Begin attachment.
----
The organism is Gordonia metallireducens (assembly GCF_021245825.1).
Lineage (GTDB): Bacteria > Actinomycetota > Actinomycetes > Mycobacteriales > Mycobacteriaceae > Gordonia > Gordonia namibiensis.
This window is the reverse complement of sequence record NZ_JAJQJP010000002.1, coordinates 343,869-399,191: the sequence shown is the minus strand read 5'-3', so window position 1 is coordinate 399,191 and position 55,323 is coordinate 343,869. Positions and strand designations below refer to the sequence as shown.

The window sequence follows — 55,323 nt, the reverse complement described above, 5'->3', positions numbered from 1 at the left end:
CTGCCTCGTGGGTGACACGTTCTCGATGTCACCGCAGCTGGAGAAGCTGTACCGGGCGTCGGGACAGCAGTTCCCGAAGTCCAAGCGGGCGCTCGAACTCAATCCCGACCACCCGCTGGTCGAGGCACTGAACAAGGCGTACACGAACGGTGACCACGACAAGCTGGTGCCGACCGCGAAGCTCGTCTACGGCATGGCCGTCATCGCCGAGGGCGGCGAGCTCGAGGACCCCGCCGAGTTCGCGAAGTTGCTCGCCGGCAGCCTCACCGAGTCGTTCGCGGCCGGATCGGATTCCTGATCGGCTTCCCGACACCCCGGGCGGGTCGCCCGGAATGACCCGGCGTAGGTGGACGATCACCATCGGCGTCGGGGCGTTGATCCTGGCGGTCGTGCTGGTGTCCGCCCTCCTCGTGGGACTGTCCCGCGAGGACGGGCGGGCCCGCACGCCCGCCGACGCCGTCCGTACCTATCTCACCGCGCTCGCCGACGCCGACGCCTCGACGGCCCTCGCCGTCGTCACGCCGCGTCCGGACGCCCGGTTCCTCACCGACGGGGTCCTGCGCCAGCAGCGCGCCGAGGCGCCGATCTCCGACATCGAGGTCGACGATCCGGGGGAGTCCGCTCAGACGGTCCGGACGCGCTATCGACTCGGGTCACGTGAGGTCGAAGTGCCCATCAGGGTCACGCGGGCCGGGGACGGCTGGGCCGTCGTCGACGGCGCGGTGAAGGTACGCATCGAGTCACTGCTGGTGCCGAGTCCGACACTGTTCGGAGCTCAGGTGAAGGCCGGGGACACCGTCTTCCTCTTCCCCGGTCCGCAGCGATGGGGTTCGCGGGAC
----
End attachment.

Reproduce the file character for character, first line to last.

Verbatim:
The organism is Gordonia metallireducens (assembly GCF_021245825.1).
Lineage (GTDB): Bacteria > Actinomycetota > Actinomycetes > Mycobacteriales > Mycobacteriaceae > Gordonia > Gordonia namibiensis.
This window is the reverse complement of sequence record NZ_JAJQJP010000002.1, coordinates 343,869-399,191: the sequence shown is the minus strand read 5'-3', so window position 1 is coordinate 399,191 and position 55,323 is coordinate 343,869. Positions and strand designations below refer to the sequence as shown.

The window sequence follows — 55,323 nt, the reverse complement described above, 5'->3', positions numbered from 1 at the left end:
CTGCCTCGTGGGTGACACGTTCTCGATGTCACCGCAGCTGGAGAAGCTGTACCGGGCGTCGGGACAGCAGTTCCCGAAGTCCAAGCGGGCGCTCGAACTCAATCCCGACCACCCGCTGGTCGAGGCACTGAACAAGGCGTACACGAACGGTGACCACGACAAGCTGGTGCCGACCGCGAAGCTCGTCTACGGCATGGCCGTCATCGCCGAGGGCGGCGAGCTCGAGGACCCCGCCGAGTTCGCGAAGTTGCTCGCCGGCAGCCTCACCGAGTCGTTCGCGGCCGGATCGGATTCCTGATCGGCTTCCCGACACCCCGGGCGGGTCGCCCGGAATGACCCGGCGTAGGTGGACGATCACCATCGGCGTCGGGGCGTTGATCCTGGCGGTCGTGCTGGTGTCCGCCCTCCTCGTGGGACTGTCCCGCGAGGACGGGCGGGCCCGCACGCCCGCCGACGCCGTCCGTACCTATCTCACCGCGCTCGCCGACGCCGACGCCTCGACGGCCCTCGCCGTCGTCACGCCGCGTCCGGACGCCCGGTTCCTCACCGACGGGGTCCTGCGCCAGCAGCGCGCCGAGGCGCCGATCTCCGACATCGAGGTCGACGATCCGGGGGAGTCCGCTCAGACGGTCCGGACGCGCTATCGACTCGGGTCACGTGAGGTCGAAGTGCCCATCAGGGTCACGCGGGCCGGGGACGGCTGGGCCGTCGTCGACGGCGCGGTGAAGGTACGCATCGAGTCACTGCTGGTGCCGAGTCCGACACTGTTCGGAGCTCAGGTGAAGGCCGGGGACACCGTCTTCCTCTTCCCCGGTCCGCAGCGATGGGGTTCGCGGGAC